DG: Yeah, yeah, definitely. And I’m really feeling that with the cello concerto at the moment. I was working on it yesterday and that sense of context, of repetition, so that repetition is never the same, because it’s always heard in a different way. So I always build that sense of reinterpretation into the repetition. For example, the cello line, I could say is reconfigured, so it might be a partial repetition. So it’s almost like the player is partially remembering something from the music or some other thing that might be from the narrative. So I’ve got this long passage that is then reinterpreted, revalued in a way and parts of it are changed, just slightly, so it almost sounds the same but it’s got things that are truncated and extended - but that’s deliberate and that’s quite hard to do because it’s all about that sense of timing and motion.

JG: Yeah. And dealing with these kinds of subjects, you started off talking about the film - which is a very powerful, very dark period in our history, recent history, and then this, which deals with violence against women, domestic violence, that must have an emotional cost when you’re in the middle of writing it? Or does it, at one point, does it become a piece of music that you’re writing and the story is over there - like a cloud?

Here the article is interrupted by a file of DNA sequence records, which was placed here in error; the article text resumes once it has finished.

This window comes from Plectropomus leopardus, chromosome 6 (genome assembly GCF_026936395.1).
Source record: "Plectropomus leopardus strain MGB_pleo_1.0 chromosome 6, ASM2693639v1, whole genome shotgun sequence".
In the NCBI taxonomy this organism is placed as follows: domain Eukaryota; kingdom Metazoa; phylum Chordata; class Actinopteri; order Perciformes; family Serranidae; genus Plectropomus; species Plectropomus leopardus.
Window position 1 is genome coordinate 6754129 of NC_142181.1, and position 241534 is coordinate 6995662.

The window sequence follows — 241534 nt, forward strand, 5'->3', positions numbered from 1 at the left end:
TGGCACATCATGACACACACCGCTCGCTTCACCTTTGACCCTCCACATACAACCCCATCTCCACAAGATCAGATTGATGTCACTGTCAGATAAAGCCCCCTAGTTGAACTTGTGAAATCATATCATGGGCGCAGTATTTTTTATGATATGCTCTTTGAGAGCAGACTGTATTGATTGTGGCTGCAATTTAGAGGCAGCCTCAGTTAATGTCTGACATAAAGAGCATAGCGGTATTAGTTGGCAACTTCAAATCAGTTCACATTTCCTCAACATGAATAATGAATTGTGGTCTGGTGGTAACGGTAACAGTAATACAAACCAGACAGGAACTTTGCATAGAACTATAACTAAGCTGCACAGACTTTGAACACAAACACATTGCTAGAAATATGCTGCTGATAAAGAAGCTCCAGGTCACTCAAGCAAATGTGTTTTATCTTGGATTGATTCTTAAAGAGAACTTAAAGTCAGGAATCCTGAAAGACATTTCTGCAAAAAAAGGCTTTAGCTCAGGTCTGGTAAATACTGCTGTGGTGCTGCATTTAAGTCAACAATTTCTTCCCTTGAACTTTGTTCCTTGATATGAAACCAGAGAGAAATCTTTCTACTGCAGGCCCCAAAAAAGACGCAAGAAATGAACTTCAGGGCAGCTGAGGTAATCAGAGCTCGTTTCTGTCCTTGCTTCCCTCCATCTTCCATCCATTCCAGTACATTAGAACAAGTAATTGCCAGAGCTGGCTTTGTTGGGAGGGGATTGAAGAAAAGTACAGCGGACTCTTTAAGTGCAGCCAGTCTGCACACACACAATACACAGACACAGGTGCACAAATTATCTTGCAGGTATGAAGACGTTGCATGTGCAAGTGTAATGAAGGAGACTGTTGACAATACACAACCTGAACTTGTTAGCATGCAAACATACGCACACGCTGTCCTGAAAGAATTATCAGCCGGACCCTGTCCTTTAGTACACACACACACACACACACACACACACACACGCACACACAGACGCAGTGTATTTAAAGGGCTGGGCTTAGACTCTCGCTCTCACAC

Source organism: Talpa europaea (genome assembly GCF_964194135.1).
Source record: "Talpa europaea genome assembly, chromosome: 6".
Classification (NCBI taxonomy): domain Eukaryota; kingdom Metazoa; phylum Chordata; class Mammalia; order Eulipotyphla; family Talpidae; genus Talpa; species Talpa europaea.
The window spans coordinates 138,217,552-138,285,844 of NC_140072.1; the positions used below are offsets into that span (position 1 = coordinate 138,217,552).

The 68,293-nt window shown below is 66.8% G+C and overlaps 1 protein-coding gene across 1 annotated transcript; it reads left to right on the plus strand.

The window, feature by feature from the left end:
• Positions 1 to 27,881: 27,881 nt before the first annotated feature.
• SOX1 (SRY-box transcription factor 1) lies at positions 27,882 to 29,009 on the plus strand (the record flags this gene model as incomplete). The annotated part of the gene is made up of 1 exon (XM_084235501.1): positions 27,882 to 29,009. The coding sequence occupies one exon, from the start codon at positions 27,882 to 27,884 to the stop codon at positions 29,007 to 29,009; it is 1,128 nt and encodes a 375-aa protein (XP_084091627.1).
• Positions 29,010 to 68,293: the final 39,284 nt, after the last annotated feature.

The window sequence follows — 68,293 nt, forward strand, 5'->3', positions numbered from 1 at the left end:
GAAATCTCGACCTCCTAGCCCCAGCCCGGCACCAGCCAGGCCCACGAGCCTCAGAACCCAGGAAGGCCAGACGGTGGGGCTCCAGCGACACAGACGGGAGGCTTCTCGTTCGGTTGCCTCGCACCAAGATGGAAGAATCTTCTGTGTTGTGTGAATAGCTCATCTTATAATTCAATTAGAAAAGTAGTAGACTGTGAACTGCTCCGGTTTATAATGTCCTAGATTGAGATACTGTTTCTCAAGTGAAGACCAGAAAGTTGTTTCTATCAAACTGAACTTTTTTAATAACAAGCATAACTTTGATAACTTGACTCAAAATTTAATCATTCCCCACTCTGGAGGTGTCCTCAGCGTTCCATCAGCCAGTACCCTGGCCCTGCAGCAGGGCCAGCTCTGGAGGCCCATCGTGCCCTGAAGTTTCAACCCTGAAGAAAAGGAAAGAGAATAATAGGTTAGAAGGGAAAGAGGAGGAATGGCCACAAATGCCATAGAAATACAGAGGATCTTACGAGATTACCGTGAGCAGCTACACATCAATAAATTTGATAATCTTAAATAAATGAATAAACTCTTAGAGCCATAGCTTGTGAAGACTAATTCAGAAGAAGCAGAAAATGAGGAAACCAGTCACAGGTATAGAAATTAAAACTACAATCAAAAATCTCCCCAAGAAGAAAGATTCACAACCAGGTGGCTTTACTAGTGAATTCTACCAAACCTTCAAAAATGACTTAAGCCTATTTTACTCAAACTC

DG: That’s a really interesting comment because it hadn’t become that. I was reading about it while I was researching and writing and doing it. And now the story is to the side and it’s very much I’m just writing the music. But interestingly, I have been choosing a lot of subjects that have to do with the nature of the role of women in Ireland, because I think that specifically, I think women in Ireland have really had a huge journey probably in the last 50 years. And of course the role of women’s journey in the Republic of Ireland, as opposed to the North - where I’m from, is also quite different. In many ways, I think that Northern cultural definition has been harder and more restrictive on women, in some aspects.